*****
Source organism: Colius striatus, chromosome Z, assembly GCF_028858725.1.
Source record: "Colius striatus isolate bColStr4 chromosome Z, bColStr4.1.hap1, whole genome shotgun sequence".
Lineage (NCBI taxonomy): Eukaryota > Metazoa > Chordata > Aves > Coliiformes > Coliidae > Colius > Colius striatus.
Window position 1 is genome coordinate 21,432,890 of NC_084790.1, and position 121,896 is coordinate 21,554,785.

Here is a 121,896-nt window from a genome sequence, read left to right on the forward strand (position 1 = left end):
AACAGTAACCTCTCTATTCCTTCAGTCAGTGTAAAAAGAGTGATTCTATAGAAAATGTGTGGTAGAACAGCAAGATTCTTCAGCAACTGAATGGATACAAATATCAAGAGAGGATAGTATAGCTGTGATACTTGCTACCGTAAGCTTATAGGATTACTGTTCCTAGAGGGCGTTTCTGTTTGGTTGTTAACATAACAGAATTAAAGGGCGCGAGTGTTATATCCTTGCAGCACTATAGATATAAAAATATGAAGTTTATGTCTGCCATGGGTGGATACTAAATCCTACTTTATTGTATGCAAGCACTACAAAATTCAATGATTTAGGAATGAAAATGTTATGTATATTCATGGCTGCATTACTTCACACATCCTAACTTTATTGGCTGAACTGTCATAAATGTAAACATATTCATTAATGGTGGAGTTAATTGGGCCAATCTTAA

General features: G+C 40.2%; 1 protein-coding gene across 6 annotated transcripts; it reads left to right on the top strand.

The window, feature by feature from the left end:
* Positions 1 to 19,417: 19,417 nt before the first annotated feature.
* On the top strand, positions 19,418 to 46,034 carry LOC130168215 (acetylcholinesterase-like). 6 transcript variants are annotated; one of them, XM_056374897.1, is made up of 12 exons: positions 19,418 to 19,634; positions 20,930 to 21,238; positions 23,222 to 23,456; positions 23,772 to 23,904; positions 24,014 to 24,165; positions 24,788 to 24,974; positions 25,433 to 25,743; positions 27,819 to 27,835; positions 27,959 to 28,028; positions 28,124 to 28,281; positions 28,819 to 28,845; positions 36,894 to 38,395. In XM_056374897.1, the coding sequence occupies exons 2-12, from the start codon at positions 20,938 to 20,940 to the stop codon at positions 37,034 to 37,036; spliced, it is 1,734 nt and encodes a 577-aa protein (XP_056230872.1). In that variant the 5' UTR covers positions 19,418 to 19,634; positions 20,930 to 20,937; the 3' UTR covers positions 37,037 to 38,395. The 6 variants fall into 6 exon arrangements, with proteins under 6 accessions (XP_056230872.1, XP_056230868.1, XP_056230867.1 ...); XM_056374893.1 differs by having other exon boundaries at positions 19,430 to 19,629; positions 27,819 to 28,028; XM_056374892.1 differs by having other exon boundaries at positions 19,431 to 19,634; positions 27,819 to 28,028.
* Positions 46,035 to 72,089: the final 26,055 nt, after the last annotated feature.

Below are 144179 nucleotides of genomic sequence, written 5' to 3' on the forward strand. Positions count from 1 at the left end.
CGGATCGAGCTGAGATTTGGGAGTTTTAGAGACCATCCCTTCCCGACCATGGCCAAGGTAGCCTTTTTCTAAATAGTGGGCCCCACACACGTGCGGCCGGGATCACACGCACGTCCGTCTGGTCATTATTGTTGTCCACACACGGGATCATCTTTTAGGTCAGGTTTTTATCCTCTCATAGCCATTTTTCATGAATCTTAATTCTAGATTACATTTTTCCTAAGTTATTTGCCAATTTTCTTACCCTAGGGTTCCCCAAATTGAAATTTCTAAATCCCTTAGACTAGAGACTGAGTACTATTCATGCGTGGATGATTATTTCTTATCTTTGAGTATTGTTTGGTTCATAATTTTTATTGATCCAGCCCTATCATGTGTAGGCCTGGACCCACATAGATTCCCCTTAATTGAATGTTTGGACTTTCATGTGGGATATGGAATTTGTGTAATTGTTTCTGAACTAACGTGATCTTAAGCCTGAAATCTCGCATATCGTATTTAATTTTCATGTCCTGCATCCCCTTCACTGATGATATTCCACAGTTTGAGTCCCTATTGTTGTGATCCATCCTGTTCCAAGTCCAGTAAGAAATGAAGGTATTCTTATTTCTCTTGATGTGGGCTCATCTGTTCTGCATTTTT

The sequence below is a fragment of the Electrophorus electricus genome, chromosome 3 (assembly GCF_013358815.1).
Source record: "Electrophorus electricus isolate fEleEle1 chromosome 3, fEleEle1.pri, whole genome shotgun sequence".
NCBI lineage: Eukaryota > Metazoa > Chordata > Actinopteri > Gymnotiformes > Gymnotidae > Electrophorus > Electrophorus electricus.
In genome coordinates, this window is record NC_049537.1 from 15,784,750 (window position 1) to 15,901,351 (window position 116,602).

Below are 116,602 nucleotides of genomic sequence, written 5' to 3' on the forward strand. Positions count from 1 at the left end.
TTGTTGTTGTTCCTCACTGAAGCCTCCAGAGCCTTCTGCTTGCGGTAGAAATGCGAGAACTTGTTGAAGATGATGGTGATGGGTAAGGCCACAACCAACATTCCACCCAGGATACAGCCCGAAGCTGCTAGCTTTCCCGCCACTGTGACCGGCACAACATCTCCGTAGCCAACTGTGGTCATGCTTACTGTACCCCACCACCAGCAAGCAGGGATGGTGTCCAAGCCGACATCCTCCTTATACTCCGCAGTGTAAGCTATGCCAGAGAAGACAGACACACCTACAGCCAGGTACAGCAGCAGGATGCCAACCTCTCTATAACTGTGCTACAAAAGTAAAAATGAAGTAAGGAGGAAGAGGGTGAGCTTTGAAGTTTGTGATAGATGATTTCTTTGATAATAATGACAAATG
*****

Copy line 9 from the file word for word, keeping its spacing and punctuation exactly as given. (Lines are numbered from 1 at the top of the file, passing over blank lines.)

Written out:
* Positions 1 to 19,417: 19,417 nt before the first annotated feature.